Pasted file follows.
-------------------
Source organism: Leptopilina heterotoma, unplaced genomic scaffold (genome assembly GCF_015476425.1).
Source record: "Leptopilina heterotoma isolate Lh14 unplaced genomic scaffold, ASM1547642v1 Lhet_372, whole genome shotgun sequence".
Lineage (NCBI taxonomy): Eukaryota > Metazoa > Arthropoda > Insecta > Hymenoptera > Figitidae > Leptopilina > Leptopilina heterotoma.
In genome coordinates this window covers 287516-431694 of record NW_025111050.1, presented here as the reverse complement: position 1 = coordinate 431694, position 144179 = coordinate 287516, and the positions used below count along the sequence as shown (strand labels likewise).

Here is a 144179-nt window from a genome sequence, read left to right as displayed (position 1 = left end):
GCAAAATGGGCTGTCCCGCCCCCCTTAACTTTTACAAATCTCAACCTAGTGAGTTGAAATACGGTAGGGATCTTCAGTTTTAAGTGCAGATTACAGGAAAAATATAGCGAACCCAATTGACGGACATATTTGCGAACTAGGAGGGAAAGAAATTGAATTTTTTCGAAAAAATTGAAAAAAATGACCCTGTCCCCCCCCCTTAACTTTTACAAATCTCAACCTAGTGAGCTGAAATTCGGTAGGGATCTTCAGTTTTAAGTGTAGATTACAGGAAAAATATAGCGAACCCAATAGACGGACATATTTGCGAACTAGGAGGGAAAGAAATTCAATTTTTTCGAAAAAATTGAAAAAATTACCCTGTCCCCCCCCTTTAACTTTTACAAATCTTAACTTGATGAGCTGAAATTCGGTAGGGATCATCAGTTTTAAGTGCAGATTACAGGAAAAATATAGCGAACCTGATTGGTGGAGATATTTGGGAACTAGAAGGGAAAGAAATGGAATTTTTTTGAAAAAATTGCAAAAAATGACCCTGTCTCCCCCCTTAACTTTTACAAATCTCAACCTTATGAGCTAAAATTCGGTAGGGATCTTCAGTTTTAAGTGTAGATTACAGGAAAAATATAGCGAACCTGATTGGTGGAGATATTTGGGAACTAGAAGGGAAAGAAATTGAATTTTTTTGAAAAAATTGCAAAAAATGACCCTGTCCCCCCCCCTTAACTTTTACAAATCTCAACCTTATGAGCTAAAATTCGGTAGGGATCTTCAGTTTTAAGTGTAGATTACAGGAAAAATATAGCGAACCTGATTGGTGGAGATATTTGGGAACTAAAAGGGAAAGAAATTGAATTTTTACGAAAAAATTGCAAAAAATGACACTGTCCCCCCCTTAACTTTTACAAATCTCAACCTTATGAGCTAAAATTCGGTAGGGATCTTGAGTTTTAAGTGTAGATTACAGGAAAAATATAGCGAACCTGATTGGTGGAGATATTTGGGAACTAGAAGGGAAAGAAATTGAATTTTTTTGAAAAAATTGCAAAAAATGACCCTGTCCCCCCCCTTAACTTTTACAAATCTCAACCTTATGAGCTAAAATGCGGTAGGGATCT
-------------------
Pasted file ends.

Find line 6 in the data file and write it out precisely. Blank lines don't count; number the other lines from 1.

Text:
GCAAAATGGGCTGTCCCGCCCCCCTTAACTTTTACAAATCTCAACCTAGTGAGTTGAAATACGGTAGGGATCTTCAGTTTTAAGTGCAGATTACAGGAAAAATATAGCGAACCCAATTGACGGACATATTTGCGAACTAGGAGGGAAAGAAATTGAATTTTTTCGAAAAAATTGAAAAAAATGACCCTGTCCCCCCCCCTTAACTTTTACAAATCTCAACCTAGTGAGCTGAAATTCGGTAGGGATCTTCAGTTTTAAGTGTAGATTACAGGAAAAATATAGCGAACCCAATAGACGGACATATTTGCGAACTAGGAGGGAAAGAAATTCAATTTTTTCGAAAAAATTGAAAAAATTACCCTGTCCCCCCCCTTTAACTTTTACAAATCTTAACTTGATGAGCTGAAATTCGGTAGGGATCATCAGTTTTAAGTGCAGATTACAGGAAAAATATAGCGAACCTGATTGGTGGAGATATTTGGGAACTAGAAGGGAAAGAAATGGAATTTTTTTGAAAAAATTGCAAAAAATGACCCTGTCTCCCCCCTTAACTTTTACAAATCTCAACCTTATGAGCTAAAATTCGGTAGGGATCTTCAGTTTTAAGTGTAGATTACAGGAAAAATATAGCGAACCTGATTGGTGGAGATATTTGGGAACTAGAAGGGAAAGAAATTGAATTTTTTTGAAAAAATTGCAAAAAATGACCCTGTCCCCCCCCCTTAACTTTTACAAATCTCAACCTTATGAGCTAAAATTCGGTAGGGATCTTCAGTTTTAAGTGTAGATTACAGGAAAAATATAGCGAACCTGATTGGTGGAGATATTTGGGAACTAAAAGGGAAAGAAATTGAATTTTTACGAAAAAATTGCAAAAAATGACACTGTCCCCCCCTTAACTTTTACAAATCTCAACCTTATGAGCTAAAATTCGGTAGGGATCTTGAGTTTTAAGTGTAGATTACAGGAAAAATATAGCGAACCTGATTGGTGGAGATATTTGGGAACTAGAAGGGAAAGAAATTGAATTTTTTTGAAAAAATTGCAAAAAATGACCCTGTCCCCCCCCTTAACTTTTACAAATCTCAACCTTATGAGCTAAAATGCGGTAGGGATCT